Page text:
1. Joint location or identification
  2. Joint class and size
  3. Spec and condition of flanges, washers, and gaskets
  4. Date of activity
  5. Names of assemblers and workers
  6. Name of inspector or person responsible for the quality assurance and control of the joint
  7. Disassembly method
  8. Leak history
  9. Blots, nuts, and washers used
  10. Flatness measurements when made
  11. Assembly procedure and tightening method used
  12. Unanticipated problems and their solutions
  13. Tool data
  14. Recommendations for future assembly procedures and joint maintenance repairs
st13070 ASME flange tag

ASME PCC-1-2022: What are considered to be compliant Joint Assembly Record Tags?

As mentioned above, the information needed on joint assembly record tags depends on the needs and resources of the user, and the risk level of the joint.

It is advised a joint criticality analysis is carried out to determine the likelihood and consequence of failure for any given joint. Once this process has been carried out and the risk level of each joint has been declared, it will inform the level of record needed for them.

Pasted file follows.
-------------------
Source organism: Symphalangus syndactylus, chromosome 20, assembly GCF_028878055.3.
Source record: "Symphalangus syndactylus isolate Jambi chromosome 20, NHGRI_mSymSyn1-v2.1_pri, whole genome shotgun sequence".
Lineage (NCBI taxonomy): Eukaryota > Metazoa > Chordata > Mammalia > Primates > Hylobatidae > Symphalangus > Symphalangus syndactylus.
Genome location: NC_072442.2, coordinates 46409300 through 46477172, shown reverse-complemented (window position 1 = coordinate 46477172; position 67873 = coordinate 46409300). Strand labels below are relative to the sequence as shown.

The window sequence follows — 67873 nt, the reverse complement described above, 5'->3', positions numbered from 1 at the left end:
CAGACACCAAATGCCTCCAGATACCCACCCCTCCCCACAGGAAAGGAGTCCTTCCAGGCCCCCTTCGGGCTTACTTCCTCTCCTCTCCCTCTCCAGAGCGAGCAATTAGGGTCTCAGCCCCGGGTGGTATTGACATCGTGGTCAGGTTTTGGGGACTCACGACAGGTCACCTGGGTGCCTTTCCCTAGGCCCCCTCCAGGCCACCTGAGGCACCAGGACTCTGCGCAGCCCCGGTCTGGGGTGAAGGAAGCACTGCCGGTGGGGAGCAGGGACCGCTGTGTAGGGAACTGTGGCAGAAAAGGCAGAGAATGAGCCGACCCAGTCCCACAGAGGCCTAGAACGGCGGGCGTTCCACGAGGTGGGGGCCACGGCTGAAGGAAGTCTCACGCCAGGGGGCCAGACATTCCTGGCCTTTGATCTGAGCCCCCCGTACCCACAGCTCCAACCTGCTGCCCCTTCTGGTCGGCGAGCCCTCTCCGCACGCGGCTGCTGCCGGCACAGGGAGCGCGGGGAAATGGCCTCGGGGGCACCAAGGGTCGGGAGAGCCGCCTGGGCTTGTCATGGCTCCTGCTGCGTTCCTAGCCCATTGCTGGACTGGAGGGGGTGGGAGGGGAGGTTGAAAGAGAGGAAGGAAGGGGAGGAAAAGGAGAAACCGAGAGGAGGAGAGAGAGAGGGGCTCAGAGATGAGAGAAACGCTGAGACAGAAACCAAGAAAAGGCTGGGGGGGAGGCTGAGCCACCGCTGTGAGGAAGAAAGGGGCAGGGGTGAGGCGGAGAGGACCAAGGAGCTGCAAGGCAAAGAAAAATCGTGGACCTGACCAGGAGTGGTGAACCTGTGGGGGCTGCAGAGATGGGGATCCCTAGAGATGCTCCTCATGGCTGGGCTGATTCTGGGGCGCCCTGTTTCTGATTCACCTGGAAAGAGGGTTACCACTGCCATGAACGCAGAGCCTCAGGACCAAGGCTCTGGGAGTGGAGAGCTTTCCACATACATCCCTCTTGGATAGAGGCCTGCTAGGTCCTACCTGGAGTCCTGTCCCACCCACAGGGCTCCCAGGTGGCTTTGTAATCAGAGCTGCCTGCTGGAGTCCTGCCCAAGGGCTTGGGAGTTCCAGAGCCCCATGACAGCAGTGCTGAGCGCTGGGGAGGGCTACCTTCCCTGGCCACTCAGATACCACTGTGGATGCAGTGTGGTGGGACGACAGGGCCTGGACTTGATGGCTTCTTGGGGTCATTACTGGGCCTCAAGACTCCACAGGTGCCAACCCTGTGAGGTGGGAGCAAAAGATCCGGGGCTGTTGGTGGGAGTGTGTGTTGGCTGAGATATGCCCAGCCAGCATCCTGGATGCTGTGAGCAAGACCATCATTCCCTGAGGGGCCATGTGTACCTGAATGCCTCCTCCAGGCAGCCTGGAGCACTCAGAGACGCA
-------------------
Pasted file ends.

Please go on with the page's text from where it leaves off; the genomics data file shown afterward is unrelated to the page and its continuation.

Based on each individual joints risk level, the user may follow one of the below paths for tagging:

  1. For joints deemed high risk, a long assembly record will be used
  2. For joints deemed lower risk, a short or medium length assembly record tag will be used

These tags should be clear, easy to read, and durable to withstand the harsh environments they are placed in.

Achieve Zero Incidents, and Joint Assembly Record compliance with REGALTAGS

In the latest PCC-1 document, our multipart tear-off FLANjTAGS® have been recommended as being compliant for joints of “all risk levels”. These tags provide a highly visual status record to show that all steps of the flange break process have been safely carried out. The sequentially numbered tear-off sections provide visual evidence of each step being carried out and can be retained as an effective audit trail.



We help companies in harsh environments reach Zero; that’s Zero incidents and Zero emissions.

Our Flange Tags are all UV resistant and freeze proof. They can be relied upon in all conditions to perform their critical safety role.

They’re also 100% recyclable and manufactured in our zero-to-landfill facilities to ensure you receive the most environmentally friendly system.

Our flange tags are also:

  • Fully customisable – we work with customer to ensure the tag fully meets their current flange management procedures
    • Available with QR codes / barcodes
  • Made from ISO 4892-2:2013 Tested Material
  • Available with VARiTAG® unique numbering
  • Available in bilingual or dual languages

Request your sample of the ASME compliant multi-part Flange Tag or get in touch to discuss your flange tagging system in more detail.